798 F2d 1230 Hewitt v. City of Stanton Sperl

798 F.2d 1230

5 Fed.R.Serv.3d 1326

Larry HEWITT, Plaintiff,
CITY OF STANTON, Anthony Sperl, Patricia Ridge, Defendants,
Anthony SPERL, Defendant/Cross-Claimant/Appellant,
Stephen Yagman, Appellant,
CITY OF STANTON, Robert Ohlemann and Ronald Johnson,

No. 85-5991.

United States Court of Appeals,
Ninth Circuit.

Argued and Submitted April 10, 1986.
Decided July 28, 1986.
Designated for Publication
Aug. 29, 1986.

Stephen Yagman, Los Angeles, Cal., for appellant.

Barry Levin, Westwood Village, Cal., for appellee.

On Appeal from the United States District Court for the District of Central California.

Before WRIGHT and NELSON, Circuit Judges, and HOLLAND, District Judge*


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Stephen Yagman appeals sanctions imposed on him pursuant to Fed.R.Civ.P. 11 because his petition for removal was frivolous and interposed for the improper purpose of delay. We affirm the imposition of sanctions and the amount awarded. We also award the appellees $500.00 in attorney fees for the appeal.


The court sanctioned Yagman while he represented Anthony Sperl in a 42 U.S.C. Sec. 1983 civil rights and state wrongful death action against Sperl, a former police officer, and Sperl's former employer, the City of Stanton. The court denied Yagman's petition for removal, remanded the action to state court, and awarded the co- and cross-defendants $1,500 in attorney fees as sanctions.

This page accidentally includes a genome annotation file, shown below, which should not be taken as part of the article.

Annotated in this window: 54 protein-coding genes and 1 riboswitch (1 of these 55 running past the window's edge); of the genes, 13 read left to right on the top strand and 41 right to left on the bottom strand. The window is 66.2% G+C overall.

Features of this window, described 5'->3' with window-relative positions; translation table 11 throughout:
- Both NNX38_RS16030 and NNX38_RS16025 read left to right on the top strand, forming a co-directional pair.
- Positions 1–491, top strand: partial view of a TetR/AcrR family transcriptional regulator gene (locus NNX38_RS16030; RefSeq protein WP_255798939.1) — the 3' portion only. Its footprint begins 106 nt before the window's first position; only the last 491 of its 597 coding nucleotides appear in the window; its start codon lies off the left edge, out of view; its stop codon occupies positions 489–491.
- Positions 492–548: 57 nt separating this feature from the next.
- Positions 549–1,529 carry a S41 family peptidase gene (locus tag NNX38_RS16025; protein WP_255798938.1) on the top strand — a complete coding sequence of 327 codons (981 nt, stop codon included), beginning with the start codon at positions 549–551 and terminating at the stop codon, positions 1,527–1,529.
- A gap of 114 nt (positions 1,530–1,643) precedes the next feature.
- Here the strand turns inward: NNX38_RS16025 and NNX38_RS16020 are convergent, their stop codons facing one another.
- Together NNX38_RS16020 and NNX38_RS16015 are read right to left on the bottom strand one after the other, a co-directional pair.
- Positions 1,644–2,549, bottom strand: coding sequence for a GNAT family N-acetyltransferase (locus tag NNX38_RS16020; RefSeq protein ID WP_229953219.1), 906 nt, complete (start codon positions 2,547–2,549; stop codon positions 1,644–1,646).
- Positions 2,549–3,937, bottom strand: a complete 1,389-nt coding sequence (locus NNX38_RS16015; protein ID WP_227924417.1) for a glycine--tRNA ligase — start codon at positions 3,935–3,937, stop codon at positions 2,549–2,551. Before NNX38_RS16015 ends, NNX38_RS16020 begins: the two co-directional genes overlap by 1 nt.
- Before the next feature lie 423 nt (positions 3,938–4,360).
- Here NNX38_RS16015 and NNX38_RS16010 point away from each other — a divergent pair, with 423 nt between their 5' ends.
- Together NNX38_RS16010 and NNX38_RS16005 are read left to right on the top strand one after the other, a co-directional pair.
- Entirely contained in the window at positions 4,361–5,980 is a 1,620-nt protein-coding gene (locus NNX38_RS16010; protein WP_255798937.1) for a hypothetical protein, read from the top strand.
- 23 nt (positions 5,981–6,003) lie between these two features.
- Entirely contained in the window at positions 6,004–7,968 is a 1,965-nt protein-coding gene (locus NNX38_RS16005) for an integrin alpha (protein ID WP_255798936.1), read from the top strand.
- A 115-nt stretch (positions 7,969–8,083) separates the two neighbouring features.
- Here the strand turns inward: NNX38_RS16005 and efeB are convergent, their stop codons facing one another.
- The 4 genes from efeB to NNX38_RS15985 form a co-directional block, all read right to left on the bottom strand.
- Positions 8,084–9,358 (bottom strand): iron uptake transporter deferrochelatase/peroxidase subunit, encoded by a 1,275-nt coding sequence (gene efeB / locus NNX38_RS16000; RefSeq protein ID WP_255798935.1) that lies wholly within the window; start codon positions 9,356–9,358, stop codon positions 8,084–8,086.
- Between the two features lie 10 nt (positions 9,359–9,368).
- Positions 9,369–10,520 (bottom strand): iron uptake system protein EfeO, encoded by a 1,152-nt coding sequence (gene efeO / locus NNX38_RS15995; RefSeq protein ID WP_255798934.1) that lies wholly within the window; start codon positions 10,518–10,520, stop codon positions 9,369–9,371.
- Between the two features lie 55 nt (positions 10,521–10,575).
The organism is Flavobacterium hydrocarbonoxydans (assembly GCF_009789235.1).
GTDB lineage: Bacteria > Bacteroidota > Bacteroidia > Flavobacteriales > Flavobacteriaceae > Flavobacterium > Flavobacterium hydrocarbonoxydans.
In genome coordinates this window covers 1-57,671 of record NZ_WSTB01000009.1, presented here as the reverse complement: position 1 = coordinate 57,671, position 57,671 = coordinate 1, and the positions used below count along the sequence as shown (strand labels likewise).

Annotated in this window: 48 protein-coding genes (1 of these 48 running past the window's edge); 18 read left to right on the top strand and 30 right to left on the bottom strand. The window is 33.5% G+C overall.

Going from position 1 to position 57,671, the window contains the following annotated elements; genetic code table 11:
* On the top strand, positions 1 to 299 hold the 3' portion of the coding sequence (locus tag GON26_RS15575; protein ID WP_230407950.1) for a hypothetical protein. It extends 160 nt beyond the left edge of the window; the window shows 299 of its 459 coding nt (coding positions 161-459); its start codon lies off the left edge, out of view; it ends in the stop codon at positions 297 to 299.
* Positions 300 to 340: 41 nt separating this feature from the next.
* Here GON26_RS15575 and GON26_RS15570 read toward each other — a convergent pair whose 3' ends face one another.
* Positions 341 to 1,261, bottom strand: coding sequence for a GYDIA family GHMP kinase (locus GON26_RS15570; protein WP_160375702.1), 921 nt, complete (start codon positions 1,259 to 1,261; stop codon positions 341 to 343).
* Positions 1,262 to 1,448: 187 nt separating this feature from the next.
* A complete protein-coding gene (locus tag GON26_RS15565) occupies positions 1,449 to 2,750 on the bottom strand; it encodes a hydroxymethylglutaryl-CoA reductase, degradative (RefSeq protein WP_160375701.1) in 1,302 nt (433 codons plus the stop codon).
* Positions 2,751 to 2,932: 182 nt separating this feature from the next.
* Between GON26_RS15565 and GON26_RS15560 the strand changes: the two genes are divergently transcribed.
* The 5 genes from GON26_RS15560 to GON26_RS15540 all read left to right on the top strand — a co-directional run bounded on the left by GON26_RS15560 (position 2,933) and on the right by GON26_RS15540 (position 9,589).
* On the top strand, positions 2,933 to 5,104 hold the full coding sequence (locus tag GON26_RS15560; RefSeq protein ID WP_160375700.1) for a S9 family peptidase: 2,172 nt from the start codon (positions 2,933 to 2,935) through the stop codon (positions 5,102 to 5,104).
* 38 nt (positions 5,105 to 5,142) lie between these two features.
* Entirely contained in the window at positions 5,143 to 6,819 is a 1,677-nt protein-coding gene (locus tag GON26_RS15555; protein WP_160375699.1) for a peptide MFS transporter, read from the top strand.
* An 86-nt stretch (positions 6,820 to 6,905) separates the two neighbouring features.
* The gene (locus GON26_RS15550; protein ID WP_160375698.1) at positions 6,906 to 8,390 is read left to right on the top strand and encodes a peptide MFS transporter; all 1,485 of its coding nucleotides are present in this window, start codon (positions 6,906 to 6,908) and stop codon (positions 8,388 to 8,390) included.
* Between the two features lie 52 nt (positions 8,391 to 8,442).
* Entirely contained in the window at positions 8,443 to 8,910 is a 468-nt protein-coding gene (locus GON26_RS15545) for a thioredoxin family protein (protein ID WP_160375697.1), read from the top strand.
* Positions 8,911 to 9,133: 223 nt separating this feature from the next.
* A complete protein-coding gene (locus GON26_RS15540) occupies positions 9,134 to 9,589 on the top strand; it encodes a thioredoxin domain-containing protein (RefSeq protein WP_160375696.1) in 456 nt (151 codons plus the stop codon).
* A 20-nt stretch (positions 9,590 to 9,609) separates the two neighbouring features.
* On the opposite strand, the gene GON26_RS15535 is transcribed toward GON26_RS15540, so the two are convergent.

We review de novo the district court's imposition of Rule 11 sanctions based upon the legal conclusion that the facts constitute a Rule 11 violation. Zaldivar v. City of Los Angeles, 780 F.2d 823, 828 (9th Cir.1986). Rule 11 empowers the district court to award sanctions against an attorney on two grounds: (1) for signing a paper that is frivolous, legally unreasonable, or without factual foundation; or (2) for interposing a paper for an improper purpose, such as harassment, unnecessary delay or needless increase in litigation costs. Fed.R.Civ.P. 11; Zaldivar at 831.


Yagman sought removal pursuant to 28 U.S.C. Sec. 1441(b), federal question jurisdiction removal, and 28 U.S.C. Sec. 1443, civil rights cases removal. Yagman's removal petition was frivolous, however, because he lacked a "good faith argument" for removal under both section 1441(b) and section 1443. Id.


First, Yagman failed to join the defendant, the City of Stanton, in the petition for removal. All defendants must join in a removal petition with the exception of nominal parties. 28 U.S.C. Sec. 1446(b); Chicago, R.I. & P.R. Co. v. Martin, 178 U.S. 245, 248, 20 S.Ct. 854, 855, 44 L.Ed. 1055 (1900); Tri-Cities Newspapers, Inc. v. Tri-Cities Printing Pressman & Assistants' Local 349, 427 F.2d 325, 326-27 (5th Cir.1970). A defendant is a nominal party where his role is limited to that of a stakeholder or depositary. Id. at 327.